Koha, Interdocs and GratisNet in Northern Territory Health

The Northern Territory’s Health Library Network signed up for Prosentient System’s document delivery system and were impressed with the after sales service.  “We found Edmund to be very good to work with” explained Resources Management Librarian, Ruby Lindberg.  “No matter how many times we rang he was always patient and helpful.  After sales service and support is very important to us because we don’t have the technical in-house knowledge of the applications to do it ourselves”.  Their good experience with Interdocs soon led the library to join GratisNet, and then to take up the hosted Koha Library Management System.


Australia’s NT covers an area of 1.32 million square kilometers, an area equal to the combined areas of France, Spain and Italy.  The NT Department of Health’s five branch library network helps support a medical service for the sparsely distributed population of 226,000 people. From the main library in Darwin to remote Nhulunbuy on Gove Peninsular in the east and down south into the red heart with branches at Katherine, Tennant Creek and Alice Springs, clinicians, nurses, administrators and managers depend on local library branches and mobile devices to provide vital decision support.


The library’s role is to support patient and public health care through the delivery of evidence-based information and knowledge, resources and services for clinical decision-support, public health programs, education and training, health technology assessment, policy, management and administration.  In addition to departmental staff, library users include students specialising in tropical medicine and indigenous health from the Flinders NT Medical Program. The Program is run by Flinders University School of Medicine, based in Darwin with campuses at Alice Springs, Katherine and Nhulunbuy.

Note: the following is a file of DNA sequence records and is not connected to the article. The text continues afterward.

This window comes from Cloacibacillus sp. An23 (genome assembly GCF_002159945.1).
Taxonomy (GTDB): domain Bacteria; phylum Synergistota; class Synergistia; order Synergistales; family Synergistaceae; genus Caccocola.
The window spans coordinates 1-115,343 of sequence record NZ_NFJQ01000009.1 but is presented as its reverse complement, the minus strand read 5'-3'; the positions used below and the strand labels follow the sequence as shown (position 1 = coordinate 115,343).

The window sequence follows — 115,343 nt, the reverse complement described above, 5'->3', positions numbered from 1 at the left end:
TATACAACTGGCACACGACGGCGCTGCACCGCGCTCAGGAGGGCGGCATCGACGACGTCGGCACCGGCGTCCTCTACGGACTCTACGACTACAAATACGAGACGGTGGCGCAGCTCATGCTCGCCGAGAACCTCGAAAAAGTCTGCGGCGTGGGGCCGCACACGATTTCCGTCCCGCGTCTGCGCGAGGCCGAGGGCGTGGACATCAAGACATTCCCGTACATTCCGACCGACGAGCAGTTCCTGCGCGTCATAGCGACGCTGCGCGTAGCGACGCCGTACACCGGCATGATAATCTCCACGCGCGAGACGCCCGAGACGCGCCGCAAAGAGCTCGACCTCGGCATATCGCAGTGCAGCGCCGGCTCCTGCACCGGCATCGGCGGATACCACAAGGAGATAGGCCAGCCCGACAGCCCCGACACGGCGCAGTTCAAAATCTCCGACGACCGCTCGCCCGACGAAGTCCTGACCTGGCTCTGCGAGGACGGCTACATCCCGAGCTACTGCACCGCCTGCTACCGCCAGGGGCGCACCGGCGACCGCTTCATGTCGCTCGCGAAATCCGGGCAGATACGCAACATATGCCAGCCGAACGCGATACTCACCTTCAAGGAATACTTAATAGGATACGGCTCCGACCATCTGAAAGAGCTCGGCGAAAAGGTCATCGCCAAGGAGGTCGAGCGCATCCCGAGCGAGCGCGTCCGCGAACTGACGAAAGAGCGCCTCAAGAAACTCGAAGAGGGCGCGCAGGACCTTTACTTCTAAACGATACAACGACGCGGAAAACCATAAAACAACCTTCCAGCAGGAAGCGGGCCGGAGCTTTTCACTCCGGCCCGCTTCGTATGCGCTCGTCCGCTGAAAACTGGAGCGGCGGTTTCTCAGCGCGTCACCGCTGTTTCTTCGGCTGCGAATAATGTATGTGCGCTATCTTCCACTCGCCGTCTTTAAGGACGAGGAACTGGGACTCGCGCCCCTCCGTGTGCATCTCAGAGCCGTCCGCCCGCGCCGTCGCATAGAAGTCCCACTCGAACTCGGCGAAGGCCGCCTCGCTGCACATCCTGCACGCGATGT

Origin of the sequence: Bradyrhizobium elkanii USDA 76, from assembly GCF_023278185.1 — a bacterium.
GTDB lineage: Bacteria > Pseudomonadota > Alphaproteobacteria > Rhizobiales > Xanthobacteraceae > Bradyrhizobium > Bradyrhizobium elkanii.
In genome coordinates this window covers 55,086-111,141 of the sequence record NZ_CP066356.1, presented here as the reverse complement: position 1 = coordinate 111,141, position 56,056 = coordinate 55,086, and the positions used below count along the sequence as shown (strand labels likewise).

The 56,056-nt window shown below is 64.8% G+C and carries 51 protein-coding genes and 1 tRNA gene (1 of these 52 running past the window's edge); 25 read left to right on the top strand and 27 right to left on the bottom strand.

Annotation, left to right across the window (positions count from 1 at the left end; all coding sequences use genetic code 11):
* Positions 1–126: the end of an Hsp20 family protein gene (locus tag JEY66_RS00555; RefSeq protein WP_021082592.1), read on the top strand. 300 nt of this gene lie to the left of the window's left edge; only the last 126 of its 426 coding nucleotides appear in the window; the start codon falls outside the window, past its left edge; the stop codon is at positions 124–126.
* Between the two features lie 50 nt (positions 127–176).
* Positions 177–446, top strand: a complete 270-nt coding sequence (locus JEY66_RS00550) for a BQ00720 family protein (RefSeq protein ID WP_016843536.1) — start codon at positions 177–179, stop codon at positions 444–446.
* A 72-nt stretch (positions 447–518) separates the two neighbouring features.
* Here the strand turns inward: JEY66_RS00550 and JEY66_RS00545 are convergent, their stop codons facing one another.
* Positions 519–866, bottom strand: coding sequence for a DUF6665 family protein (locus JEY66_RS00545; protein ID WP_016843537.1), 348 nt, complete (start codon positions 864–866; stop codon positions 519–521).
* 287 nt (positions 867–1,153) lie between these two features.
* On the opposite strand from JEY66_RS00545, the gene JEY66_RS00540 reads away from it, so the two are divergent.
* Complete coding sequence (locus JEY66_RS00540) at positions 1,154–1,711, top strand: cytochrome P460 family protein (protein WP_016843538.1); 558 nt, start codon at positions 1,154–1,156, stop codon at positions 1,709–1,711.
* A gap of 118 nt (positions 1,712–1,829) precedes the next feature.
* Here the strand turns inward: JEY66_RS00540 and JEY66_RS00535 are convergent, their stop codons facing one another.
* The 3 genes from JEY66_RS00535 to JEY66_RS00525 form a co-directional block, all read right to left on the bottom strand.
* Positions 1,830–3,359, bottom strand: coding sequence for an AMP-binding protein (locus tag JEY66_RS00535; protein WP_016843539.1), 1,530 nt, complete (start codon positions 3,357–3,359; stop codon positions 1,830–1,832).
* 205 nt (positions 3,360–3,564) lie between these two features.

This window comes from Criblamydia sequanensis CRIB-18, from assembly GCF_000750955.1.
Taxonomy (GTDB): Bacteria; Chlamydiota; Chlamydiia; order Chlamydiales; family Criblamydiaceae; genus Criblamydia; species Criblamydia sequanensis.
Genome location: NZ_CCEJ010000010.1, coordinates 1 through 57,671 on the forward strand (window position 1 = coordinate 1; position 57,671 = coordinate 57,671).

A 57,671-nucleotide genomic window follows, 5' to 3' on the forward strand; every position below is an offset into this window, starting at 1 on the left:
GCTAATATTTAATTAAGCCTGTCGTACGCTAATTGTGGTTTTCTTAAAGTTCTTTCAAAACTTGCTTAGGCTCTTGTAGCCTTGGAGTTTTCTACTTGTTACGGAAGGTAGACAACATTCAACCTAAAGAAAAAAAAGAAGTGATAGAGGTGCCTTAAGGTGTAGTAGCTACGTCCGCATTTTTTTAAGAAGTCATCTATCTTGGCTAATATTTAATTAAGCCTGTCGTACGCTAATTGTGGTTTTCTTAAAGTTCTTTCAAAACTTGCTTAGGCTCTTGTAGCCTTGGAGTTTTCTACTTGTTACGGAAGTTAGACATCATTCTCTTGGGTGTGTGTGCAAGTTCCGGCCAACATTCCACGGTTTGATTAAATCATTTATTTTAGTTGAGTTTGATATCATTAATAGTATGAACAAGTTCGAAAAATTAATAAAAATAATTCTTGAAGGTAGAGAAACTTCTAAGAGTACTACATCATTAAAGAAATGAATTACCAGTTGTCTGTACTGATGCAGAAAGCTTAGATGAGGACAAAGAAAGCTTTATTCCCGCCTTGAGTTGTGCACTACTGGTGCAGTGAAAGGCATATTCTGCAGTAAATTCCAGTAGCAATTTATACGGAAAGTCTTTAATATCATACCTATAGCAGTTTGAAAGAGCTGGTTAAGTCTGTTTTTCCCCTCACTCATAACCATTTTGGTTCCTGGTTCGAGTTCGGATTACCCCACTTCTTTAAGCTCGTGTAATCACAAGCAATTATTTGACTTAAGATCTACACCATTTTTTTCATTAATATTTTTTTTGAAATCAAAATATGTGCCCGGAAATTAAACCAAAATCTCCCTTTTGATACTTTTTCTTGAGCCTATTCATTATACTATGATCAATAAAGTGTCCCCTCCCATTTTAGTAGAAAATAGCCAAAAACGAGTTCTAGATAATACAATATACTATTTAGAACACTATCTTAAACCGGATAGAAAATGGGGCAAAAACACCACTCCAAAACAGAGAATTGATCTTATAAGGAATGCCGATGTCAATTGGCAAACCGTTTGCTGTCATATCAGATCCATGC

Textbooks sourced locally or from interstate libraries are still delivered to far-flung places in the  department’s mail bag, but increasingly the library is the gateway for access to electronic resources.  The library’s extensive specialist online database subscriptions and membership of the GratisNet inter-library loans network, means that any relevant publication can usually be found for a medical service that operates under some of the most challenging conditions anywhere.


As the library’s patrons become increasingly tech savvy and want point-of-care access to DynaMed on their smart phones, Ruby knows the library needs to continue to change.  Fortunately the library is equipped to keep up-to-date with developments in technology.  With access to iPads and WiFi networks in three libraries, the library is experimenting with QR codes, RSS feeds and other methods of communication.


But Ruby observes that where once the librarian’s role was to do the research for patrons, it is now more about showing the patrons themselves how to use the available tools.  Library staff can now be found running training courses on evidence-based medicine, how to use new technologies and how to make the best use of a dizzying number of databases.


But, If there is one piece of technology that is still missing Ruby Lindberg believes, it is a good unified discovery tool: a search engine that can operate across all holdings physical and electronic, and that does not cost the earth.

DSpace: Australian Open Access Support Group

In this case study published by the Australian Open Access Support Group, Gemma Siemensma, Library Manager at Ballarat Health Services, describes the thinking and processes behind the introduction of their DSpace repository

Koha and DSpace in the NSW Parliamentary Library

When the Parliamentary Library of New South Wales began using Koha as its Library Management system and DSpace as its digital repository, the staff didn't do so to make a political statement about the viability of open source software. “This was just the software that fulfilled our requirements,” said Deborah Brown, Parliament’s chief librarian.